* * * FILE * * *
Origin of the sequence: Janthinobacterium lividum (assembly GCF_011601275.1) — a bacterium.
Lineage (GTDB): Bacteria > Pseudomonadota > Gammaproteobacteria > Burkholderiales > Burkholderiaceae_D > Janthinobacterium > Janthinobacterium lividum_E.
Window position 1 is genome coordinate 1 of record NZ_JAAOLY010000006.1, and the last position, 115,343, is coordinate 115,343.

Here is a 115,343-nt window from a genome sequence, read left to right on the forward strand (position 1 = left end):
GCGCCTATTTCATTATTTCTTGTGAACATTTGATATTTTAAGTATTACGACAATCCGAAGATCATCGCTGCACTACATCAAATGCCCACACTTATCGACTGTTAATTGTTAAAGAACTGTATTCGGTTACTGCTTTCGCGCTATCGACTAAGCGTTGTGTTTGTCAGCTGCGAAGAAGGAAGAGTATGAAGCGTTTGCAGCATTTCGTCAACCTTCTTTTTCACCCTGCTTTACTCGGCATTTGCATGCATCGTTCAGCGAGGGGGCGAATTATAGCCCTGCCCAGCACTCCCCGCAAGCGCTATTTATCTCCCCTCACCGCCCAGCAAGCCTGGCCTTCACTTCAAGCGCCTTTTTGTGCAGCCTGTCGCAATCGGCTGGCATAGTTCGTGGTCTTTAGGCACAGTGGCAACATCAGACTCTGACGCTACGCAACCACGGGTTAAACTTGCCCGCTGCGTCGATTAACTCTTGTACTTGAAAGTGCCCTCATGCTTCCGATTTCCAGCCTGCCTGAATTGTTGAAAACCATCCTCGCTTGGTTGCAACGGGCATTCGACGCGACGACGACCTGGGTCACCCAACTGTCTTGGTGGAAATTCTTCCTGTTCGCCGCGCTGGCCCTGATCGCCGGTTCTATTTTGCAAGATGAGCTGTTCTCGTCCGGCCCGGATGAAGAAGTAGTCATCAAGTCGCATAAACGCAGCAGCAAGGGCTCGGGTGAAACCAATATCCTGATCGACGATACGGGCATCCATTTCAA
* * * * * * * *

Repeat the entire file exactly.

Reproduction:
Origin of the sequence: Janthinobacterium lividum (assembly GCF_011601275.1) — a bacterium.
Lineage (GTDB): Bacteria > Pseudomonadota > Gammaproteobacteria > Burkholderiales > Burkholderiaceae_D > Janthinobacterium > Janthinobacterium lividum_E.
Window position 1 is genome coordinate 1 of record NZ_JAAOLY010000006.1, and the last position, 115,343, is coordinate 115,343.

Here is a 115,343-nt window from a genome sequence, read left to right on the forward strand (position 1 = left end):
GCGCCTATTTCATTATTTCTTGTGAACATTTGATATTTTAAGTATTACGACAATCCGAAGATCATCGCTGCACTACATCAAATGCCCACACTTATCGACTGTTAATTGTTAAAGAACTGTATTCGGTTACTGCTTTCGCGCTATCGACTAAGCGTTGTGTTTGTCAGCTGCGAAGAAGGAAGAGTATGAAGCGTTTGCAGCATTTCGTCAACCTTCTTTTTCACCCTGCTTTACTCGGCATTTGCATGCATCGTTCAGCGAGGGGGCGAATTATAGCCCTGCCCAGCACTCCCCGCAAGCGCTATTTATCTCCCCTCACCGCCCAGCAAGCCTGGCCTTCACTTCAAGCGCCTTTTTGTGCAGCCTGTCGCAATCGGCTGGCATAGTTCGTGGTCTTTAGGCACAGTGGCAACATCAGACTCTGACGCTACGCAACCACGGGTTAAACTTGCCCGCTGCGTCGATTAACTCTTGTACTTGAAAGTGCCCTCATGCTTCCGATTTCCAGCCTGCCTGAATTGTTGAAAACCATCCTCGCTTGGTTGCAACGGGCATTCGACGCGACGACGACCTGGGTCACCCAACTGTCTTGGTGGAAATTCTTCCTGTTCGCCGCGCTGGCCCTGATCGCCGGTTCTATTTTGCAAGATGAGCTGTTCTCGTCCGGCCCGGATGAAGAAGTAGTCATCAAGTCGCATAAACGCAGCAGCAAGGGCTCGGGTGAAACCAATATCCTGATCGACGATACGGGCATCCATTTCAA